By Emily McQuilkin
This piece is aimed at helping prospective Bar Professional Training Course (BPTC) students through the application process and highlights the most important considerations and requirements along the way. I studied the BPTC in 2011–12 in London and, while I will draw on my experiences with my own provider, I hope to cover generalities applicable to all of the BPTC providers.
First, I strongly recommend you be 100 per cent sure that you want to pursue a career at the Bar before you begin any application. I’m sure you’ve heard this a million times before, but it really is an incredibly competitive career and the odds of getting pupillage are stacked highly against you. If you are not absolutely certain that you want to pursue a career at the Bar then I would suggest that you rethink spending a significant amount money on undertaking the Bar course.
For a rough idea of the figures: in the academic year 2009–10 there were 2,657 applicants for the BPTC, 1,793 enrollments, and approximately 1,432 successful completions of the course. In that same year, only 460 people began pupillage. 
Alongside these off-putting figures, once you have completed the course you only have five years to obtain pupillage before your BPTC qualification essentially expires. This hopefully demonstrates how sure you must be that this is the path you want to follow and just how much faith you need in yourself to achieve it in this time.
The BPTC used to be known as the BVC (Bar Vocational Course) and is the vocational stage of training which must be undertaken by any budding barrister. It can follow directly on from a qualifying law degree or follow the GDL year for those students who have not undertaken a qualifying law degree.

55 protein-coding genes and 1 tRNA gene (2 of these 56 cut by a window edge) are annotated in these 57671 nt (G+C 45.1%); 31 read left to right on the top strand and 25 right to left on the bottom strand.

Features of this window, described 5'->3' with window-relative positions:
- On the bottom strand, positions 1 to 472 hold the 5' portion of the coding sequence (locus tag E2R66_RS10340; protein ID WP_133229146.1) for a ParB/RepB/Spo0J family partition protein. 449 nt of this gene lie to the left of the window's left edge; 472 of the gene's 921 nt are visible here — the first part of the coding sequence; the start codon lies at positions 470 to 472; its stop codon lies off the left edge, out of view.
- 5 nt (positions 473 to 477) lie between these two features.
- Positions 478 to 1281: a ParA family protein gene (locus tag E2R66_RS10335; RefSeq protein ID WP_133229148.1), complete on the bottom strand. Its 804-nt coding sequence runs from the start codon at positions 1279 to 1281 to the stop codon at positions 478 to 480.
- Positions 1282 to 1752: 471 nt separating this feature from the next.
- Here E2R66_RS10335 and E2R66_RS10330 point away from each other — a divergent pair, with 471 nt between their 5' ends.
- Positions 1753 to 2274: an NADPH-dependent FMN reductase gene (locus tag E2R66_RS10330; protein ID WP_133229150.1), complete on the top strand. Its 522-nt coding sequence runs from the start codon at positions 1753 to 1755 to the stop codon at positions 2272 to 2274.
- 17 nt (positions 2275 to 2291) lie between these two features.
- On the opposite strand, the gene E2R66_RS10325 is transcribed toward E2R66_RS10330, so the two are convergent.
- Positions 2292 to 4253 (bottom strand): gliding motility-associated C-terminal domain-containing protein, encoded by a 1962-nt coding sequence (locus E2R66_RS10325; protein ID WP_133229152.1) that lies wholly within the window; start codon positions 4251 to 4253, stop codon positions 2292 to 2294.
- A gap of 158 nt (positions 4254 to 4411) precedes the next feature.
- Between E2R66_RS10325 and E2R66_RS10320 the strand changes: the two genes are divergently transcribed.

As a very brief overview, the BPTC is made up of two main aspects: advocacy and paper-based (or procedural) skills. You will be on your feet and practising your speaking a lot, with many providers using video equipment to record your sessions in order to give you the best chance of assessing your own performance and improving over the year. You will also be learning all the requirements, rules and guidelines for the processes and paperwork that you will come across throughout your career as a barrister.
Each institution will also have its own set of optional modules, allowing you to focus your studies on two areas of interest. The modules on offer vary slightly between providers, so it is worth researching these as it may well be a deciding factor in your application.
Throughout your BPTC year you will have assessments on each topic and at the end of the course will get an overall grade of either Outstanding (average 85 per cent plus, with no failed modules), Very Competent (70-85 per cent, with a maximum of one module re-sat and passed on second attempt) or Competent (60-70 per cent). Below 60 per cent is classed as Not Competent — a fail.
There are nine providers of the BPTC course (much less, you will notice, than the number of institutions providing the LPC).
One of the key deciding factors for many people is the location of the providers. It is not strictly true that if you want to practise outside of London you should really study at a regional provider, or vice versa, but it may be an extra link to show you have a commitment to a particular area of the country.
As I want to practice in London eventually, I found that studying in London gave me the best access to opportunities and experiences that I might want to take on alongside my studies. This may be equally applicable for those who want to practice in other regions.
The London providers are BPP (Holborn), The College of Law (Bloomsbury), City Law School and Kaplan Law School.
The regional providers are Cardiff Law School, The University of West England, Nottingham Law School, Manchester Metropolitan University, Northumbria University, College of Law (Birmingham) and BPP (Leeds)
Where a provider has multiple locations, the course taught at each location will be identical. For example, those at BPP (Holborn) or BPP (Leeds) will undertake exactly the same course, as will those who attend College of Law (Birmingham) or College of Law (Leeds) and those who attend Nottingham Law School or Kaplan Law School.